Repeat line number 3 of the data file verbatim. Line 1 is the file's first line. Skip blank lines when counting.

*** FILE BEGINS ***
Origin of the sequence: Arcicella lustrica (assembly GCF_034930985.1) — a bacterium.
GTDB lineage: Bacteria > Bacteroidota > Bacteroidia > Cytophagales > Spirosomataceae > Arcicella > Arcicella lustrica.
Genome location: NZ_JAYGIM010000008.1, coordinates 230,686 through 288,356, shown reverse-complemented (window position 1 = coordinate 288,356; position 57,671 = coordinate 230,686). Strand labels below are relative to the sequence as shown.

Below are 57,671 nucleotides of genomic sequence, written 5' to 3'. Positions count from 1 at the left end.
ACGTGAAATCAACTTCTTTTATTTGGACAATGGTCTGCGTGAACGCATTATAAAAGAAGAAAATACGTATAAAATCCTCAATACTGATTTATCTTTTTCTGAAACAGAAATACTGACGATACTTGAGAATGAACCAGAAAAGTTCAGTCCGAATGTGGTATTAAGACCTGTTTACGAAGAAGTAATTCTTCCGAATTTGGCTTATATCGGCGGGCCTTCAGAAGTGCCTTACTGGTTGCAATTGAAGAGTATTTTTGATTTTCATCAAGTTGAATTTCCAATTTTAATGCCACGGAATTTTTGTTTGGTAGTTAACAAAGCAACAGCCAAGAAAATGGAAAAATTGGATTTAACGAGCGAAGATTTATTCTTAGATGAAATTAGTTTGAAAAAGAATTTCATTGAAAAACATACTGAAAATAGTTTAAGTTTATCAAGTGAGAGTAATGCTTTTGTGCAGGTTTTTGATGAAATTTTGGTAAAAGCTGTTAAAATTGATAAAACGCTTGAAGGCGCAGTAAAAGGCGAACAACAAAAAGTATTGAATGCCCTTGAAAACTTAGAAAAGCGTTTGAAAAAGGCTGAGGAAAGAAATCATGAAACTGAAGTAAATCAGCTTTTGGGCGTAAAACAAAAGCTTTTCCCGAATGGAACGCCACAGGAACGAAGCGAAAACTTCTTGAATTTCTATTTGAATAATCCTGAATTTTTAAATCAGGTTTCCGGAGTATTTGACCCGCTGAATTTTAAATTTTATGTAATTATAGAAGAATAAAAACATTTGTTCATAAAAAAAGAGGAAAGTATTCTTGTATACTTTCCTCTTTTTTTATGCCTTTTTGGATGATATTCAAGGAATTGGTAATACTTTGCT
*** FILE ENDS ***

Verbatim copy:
Genome location: NZ_JAYGIM010000008.1, coordinates 230,686 through 288,356, shown reverse-complemented (window position 1 = coordinate 288,356; position 57,671 = coordinate 230,686). Strand labels below are relative to the sequence as shown.